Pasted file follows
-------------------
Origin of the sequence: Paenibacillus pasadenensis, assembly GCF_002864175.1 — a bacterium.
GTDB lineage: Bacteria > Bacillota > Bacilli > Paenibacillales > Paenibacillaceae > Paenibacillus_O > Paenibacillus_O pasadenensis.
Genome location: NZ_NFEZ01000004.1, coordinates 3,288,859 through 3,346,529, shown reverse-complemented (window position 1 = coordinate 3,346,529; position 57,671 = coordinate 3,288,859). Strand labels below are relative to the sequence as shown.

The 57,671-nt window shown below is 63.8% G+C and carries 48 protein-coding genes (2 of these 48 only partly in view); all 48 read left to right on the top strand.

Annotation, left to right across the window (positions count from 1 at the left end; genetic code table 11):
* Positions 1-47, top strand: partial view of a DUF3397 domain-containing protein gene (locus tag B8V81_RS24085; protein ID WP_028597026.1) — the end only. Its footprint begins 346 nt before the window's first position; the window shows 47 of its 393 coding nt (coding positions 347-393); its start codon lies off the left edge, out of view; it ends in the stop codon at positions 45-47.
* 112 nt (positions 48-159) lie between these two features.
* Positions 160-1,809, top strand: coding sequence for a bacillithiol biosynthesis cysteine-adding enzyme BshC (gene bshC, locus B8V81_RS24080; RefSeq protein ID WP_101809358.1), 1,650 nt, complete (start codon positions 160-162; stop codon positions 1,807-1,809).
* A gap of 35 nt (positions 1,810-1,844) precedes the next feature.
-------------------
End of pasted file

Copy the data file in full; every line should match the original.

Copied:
Origin of the sequence: Paenibacillus pasadenensis, assembly GCF_002864175.1 — a bacterium.
GTDB lineage: Bacteria > Bacillota > Bacilli > Paenibacillales > Paenibacillaceae > Paenibacillus_O > Paenibacillus_O pasadenensis.
Genome location: NZ_NFEZ01000004.1, coordinates 3,288,859 through 3,346,529, shown reverse-complemented (window position 1 = coordinate 3,346,529; position 57,671 = coordinate 3,288,859). Strand labels below are relative to the sequence as shown.

The 57,671-nt window shown below is 63.8% G+C and carries 48 protein-coding genes (2 of these 48 only partly in view); all 48 read left to right on the top strand.

Annotation, left to right across the window (positions count from 1 at the left end; genetic code table 11):
* Positions 1-47, top strand: partial view of a DUF3397 domain-containing protein gene (locus tag B8V81_RS24085; protein ID WP_028597026.1) — the end only. Its footprint begins 346 nt before the window's first position; the window shows 47 of its 393 coding nt (coding positions 347-393); its start codon lies off the left edge, out of view; it ends in the stop codon at positions 45-47.
* 112 nt (positions 48-159) lie between these two features.
* Positions 160-1,809, top strand: coding sequence for a bacillithiol biosynthesis cysteine-adding enzyme BshC (gene bshC, locus B8V81_RS24080; RefSeq protein ID WP_101809358.1), 1,650 nt, complete (start codon positions 160-162; stop codon positions 1,807-1,809).
* A gap of 35 nt (positions 1,810-1,844) precedes the next feature.